Satan marked out the lines of battle early on. It was a clear line, drawn between the Word of God and the word of Satan. The woman must now choose between the two. There was no middle ground, no neutrality. In a previous study, we saw that Satan locked her into a conversation by asking her a question.

The subtle beginnings soon morphed into an all-out attack. This was a change in tactic (Edward J. Young, 33). Everything was out in the open. He moved from doubting God to radical and reckless infidelity.

In the discourse that followed between the serpent and the woman, Satan made three promises in verses four and five; the promise of impunity, of improvement, and of independence.

First, he promised impunity from sin; “you shall not die at all.” Satan’s words correspond exactly to the words of God, except for the additional negative. God said, “you will certainly die.” Satan said, “you will certainly not die.” The placement of the words is also important. The “no” is placed first, giving it emphasis. “It is a powerful negative, clearly spoken so that Eve must now choose between God and the serpent” (Young, 33).

The curse of death is false, Satan said, there are no consequences to the eating of this fruit—there is total impunity, you are free to eat without any negative consequences. Who will she trust?

Think of it this way. A dangerous precipice, a cliff with a danger sign in place to keep people from the danger of falling over. Satan comes along and takes the danger sign down from the edge of the precipice. He says to fall will not have any negative effect, there is no danger, this sign was misleading, let’s remove it (Cf.Deuteronomy 29:19).

Second, Satan promised improvement; “Your eyes shall be opened.” Here is the promise of improved knowledge; to know both good and evil. Freedom from the limited and constricted way that God had made them and purposed them to live. What Satan said was true, their eyes would be opened. But what Satan promised was false, for their eyes were opened in a way they never anticipated (Vs. 7), and in another way, they were blinded (1 John 2:11; 2 Corinthians 4:4; John 12:40). We can speak the truth but mean a lie—and this we learned from Satan, the father of lies (John 8:44).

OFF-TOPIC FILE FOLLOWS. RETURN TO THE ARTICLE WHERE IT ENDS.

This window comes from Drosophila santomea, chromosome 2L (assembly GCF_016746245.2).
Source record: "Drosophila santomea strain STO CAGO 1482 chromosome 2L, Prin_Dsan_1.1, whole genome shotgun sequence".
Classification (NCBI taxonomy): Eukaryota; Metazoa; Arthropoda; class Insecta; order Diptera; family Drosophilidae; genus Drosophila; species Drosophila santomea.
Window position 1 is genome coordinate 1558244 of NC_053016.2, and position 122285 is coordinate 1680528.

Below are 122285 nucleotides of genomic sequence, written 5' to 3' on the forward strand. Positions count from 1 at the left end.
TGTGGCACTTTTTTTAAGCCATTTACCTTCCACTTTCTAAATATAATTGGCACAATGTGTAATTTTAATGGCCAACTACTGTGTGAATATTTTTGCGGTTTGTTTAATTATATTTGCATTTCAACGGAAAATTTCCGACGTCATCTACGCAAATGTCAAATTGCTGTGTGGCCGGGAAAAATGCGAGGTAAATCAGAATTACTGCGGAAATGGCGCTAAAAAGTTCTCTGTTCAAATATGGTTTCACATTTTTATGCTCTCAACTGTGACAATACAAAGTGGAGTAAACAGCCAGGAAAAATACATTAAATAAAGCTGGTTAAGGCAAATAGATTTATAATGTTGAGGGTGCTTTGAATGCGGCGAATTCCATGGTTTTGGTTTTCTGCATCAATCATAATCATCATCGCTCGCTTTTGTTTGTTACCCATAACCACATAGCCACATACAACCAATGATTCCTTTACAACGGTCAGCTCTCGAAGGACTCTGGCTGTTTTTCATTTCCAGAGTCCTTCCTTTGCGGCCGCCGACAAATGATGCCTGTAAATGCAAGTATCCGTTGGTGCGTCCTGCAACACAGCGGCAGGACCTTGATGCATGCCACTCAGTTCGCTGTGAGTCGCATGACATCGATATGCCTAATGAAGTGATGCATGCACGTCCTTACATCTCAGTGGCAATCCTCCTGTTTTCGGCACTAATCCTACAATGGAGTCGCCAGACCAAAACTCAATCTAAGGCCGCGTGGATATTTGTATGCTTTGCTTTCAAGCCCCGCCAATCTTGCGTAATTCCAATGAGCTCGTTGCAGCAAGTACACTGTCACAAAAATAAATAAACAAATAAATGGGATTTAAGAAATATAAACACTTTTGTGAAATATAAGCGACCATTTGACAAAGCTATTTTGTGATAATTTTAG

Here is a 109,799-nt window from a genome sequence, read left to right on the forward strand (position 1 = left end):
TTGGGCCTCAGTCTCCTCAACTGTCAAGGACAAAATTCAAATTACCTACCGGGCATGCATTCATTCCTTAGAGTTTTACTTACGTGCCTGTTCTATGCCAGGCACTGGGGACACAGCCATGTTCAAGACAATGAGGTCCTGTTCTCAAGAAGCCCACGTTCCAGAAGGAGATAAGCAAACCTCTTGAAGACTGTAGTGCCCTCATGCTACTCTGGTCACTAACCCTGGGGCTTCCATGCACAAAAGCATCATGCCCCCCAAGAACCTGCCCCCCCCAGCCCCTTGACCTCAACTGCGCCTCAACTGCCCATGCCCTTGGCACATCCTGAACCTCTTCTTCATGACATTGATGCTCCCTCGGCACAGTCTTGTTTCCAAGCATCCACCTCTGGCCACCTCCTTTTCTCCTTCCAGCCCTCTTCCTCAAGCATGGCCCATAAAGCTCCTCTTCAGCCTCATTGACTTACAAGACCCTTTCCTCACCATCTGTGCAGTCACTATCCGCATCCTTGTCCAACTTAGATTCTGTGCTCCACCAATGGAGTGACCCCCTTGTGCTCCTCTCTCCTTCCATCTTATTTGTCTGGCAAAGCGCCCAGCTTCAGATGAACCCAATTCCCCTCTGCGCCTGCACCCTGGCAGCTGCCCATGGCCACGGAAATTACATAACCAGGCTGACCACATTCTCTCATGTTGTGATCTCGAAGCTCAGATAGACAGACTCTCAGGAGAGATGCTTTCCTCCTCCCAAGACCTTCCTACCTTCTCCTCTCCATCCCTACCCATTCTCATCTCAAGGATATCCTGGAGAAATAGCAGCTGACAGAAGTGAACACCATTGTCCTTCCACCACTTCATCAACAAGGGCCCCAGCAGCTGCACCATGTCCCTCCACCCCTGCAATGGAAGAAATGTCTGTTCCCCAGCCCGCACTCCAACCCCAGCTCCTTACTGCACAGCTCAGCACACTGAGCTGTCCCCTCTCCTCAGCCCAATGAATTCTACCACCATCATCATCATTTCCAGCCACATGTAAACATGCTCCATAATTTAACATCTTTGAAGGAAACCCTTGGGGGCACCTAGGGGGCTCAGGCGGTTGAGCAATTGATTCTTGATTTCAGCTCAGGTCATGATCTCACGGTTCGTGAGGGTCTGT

Adam was already extremely advanced in his knowledge. He had named the animals (2:20). He knew what good was and also that evil was to be rejected. He had the knowledge and power to recognize and to reject evil. Satan promised him an opening up of his mind and advancements. Sin is always presented as an advancement, as something that will benefit us, improve our lives, or broaden our experience.

Notice the venom, the unimaginable deception as Satan led the infant humanity to the rim of the deadly precipice. Having removed the danger sign, he replaced it with a sign reading Play Area. “There is no danger here.” “In fact,” he said essentially, “this is an exciting adventure you’re about to experience.” Standing looking down over the cliff unto the bottomless pit, Satan convinced the woman of the exhilarating thrill of a free-fall.

Third, Satan promised independence – “Ye shall be as God.”  The word “gods” in the Authorised Version is better understood as “God,” singular. The promise is that they would be like God Himself.  The context shows us that the struggle was between Satan and the true God. Satan is playing God off of humanity and vice versa. He is driving a wedge between God and His creation.

Satan promised Adam and Eve that they would be like God. Obviously not likeness to God in holiness, but the likeness to God in power and knowledge and self-sufficiency (Isaiah 14:14). It was a coup for the throne of God.

The knowledge of good and evil is linked to being “like God.” A higher intelligence would mean that they would no longer depend on God but would be independent of God. They would not need God, no longer depending on God for instruction and guidance.

How often does this promise come still from Satan, do this one thing and you will be complete, you will be fulfilled, there will be nothing else you will need or want. Sin is always presented to us as the full and final element in our quest for happiness. Completeness is always held out as the goal of sin, everything else is insignificant, unimportant, and trivial except that one thing that the devil presently holds before us.

“Nothing hath cost men dearer than striving to be like God in greatness and power, rather than in goodness and holiness and truth.”(Thomas Manton, 19:170).